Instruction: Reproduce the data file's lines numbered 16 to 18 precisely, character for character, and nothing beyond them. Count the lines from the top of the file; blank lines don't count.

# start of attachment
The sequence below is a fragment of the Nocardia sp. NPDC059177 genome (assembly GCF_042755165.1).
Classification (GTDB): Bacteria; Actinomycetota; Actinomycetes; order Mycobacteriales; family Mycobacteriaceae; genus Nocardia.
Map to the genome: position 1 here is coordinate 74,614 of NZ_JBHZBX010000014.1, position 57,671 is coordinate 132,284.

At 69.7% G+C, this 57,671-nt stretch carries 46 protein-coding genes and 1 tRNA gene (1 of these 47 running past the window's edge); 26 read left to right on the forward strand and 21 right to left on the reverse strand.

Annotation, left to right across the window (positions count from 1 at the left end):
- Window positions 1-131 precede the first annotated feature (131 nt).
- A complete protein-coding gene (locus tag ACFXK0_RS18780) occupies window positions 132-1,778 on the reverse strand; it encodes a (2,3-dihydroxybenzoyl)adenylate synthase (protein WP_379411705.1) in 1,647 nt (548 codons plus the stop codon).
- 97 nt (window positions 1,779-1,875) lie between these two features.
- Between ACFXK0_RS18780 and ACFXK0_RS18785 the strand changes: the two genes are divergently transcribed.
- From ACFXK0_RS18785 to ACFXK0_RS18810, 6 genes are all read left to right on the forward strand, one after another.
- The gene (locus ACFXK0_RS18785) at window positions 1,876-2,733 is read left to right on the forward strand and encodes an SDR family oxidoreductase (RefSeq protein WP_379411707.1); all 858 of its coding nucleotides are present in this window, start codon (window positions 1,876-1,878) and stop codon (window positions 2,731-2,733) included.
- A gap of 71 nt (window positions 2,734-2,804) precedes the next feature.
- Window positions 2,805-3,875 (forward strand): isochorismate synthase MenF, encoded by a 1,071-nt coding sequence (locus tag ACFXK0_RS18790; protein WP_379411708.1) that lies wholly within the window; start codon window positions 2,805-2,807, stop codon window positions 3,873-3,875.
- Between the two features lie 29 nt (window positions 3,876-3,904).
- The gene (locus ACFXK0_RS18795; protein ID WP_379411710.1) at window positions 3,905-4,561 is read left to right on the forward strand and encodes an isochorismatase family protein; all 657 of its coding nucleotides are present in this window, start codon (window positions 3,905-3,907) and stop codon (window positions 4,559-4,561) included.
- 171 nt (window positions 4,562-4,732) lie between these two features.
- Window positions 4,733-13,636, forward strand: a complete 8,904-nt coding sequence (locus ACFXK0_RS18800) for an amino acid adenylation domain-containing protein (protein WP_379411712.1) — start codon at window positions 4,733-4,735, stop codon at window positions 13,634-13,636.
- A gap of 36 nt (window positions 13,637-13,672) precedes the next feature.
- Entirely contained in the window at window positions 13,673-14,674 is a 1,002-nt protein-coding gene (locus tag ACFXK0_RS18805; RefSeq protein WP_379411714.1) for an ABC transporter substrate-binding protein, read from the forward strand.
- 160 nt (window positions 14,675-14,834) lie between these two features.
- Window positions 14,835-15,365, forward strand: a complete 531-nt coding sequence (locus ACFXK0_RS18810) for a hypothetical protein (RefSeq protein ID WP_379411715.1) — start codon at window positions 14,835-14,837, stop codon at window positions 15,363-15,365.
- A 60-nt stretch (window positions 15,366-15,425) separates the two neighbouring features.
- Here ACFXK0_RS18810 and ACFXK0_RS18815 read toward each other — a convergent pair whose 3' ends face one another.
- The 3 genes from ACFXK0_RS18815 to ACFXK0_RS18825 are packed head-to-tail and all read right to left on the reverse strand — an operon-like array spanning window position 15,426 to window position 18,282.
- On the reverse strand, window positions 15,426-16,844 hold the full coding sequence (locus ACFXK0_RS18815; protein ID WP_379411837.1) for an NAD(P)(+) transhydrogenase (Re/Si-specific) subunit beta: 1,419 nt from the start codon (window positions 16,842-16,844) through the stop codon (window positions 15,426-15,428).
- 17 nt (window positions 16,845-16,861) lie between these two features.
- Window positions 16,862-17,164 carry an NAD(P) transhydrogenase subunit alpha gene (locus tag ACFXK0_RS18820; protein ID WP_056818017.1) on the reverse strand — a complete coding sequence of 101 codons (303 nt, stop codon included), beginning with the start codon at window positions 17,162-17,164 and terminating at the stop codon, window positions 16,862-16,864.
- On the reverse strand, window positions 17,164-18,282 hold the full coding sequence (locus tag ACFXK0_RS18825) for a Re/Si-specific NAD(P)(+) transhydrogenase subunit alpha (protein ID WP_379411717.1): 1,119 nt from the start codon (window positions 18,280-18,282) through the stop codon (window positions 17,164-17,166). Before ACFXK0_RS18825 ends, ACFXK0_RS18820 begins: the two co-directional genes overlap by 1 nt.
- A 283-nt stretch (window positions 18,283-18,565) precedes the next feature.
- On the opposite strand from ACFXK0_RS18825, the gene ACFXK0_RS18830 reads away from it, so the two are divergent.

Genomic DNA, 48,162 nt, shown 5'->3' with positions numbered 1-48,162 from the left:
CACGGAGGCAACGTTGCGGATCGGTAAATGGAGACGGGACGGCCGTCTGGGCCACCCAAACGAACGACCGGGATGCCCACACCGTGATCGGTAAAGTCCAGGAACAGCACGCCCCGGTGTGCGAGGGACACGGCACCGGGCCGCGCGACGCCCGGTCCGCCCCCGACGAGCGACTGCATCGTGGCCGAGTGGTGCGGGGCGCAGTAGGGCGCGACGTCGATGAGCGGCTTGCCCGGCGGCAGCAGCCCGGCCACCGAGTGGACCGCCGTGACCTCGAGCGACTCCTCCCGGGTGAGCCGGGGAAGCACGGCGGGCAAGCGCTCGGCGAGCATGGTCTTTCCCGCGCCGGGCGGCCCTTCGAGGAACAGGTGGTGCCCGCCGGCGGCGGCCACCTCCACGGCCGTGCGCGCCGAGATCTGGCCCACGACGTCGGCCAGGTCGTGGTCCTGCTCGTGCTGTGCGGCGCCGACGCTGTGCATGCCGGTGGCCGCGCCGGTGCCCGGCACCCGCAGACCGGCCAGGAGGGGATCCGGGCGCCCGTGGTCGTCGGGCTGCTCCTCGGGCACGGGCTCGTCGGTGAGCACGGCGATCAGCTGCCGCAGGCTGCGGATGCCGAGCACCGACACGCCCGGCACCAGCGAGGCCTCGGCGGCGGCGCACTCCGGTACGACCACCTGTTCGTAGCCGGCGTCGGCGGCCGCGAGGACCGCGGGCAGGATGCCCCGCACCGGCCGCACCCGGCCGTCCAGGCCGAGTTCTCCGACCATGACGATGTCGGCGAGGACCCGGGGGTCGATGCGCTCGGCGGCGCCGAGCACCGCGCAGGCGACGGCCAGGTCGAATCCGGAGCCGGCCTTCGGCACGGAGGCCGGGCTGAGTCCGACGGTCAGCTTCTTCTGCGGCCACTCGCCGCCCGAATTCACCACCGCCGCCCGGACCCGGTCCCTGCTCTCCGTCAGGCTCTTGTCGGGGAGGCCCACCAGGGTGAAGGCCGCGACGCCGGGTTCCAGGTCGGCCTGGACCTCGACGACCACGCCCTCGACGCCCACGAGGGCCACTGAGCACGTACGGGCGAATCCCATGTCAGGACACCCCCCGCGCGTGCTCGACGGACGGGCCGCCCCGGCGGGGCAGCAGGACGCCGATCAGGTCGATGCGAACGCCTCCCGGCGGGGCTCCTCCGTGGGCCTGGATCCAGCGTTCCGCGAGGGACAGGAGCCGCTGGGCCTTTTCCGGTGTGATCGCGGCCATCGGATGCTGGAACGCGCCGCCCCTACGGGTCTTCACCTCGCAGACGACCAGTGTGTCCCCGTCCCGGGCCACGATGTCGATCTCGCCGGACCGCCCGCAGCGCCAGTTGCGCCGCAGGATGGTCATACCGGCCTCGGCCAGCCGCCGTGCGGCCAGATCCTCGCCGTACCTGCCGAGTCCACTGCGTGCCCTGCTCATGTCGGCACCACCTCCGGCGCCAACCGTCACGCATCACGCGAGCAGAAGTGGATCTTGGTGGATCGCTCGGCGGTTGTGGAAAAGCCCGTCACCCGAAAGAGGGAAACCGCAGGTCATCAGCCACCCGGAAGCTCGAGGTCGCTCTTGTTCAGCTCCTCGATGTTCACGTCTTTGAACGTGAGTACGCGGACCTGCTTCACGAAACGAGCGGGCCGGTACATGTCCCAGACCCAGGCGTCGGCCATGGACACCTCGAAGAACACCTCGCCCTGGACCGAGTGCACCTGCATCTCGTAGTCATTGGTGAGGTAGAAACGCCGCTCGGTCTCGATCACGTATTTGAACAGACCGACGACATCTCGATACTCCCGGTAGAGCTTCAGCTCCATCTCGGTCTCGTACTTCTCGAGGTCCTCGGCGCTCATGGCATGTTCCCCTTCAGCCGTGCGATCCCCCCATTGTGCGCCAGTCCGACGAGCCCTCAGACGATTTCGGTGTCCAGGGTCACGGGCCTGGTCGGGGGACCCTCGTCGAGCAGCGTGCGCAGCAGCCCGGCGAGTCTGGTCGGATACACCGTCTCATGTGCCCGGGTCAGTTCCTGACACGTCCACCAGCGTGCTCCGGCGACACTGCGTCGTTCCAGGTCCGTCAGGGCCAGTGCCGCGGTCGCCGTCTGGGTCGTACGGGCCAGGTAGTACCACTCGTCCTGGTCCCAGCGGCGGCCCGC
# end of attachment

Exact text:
- 171 nt (window positions 4,562-4,732) lie between these two features.
- Window positions 4,733-13,636, forward strand: a complete 8,904-nt coding sequence (locus ACFXK0_RS18800) for an amino acid adenylation domain-containing protein (protein WP_379411712.1) — start codon at window positions 4,733-4,735, stop codon at window positions 13,634-13,636.
- A gap of 36 nt (window positions 13,637-13,672) precedes the next feature.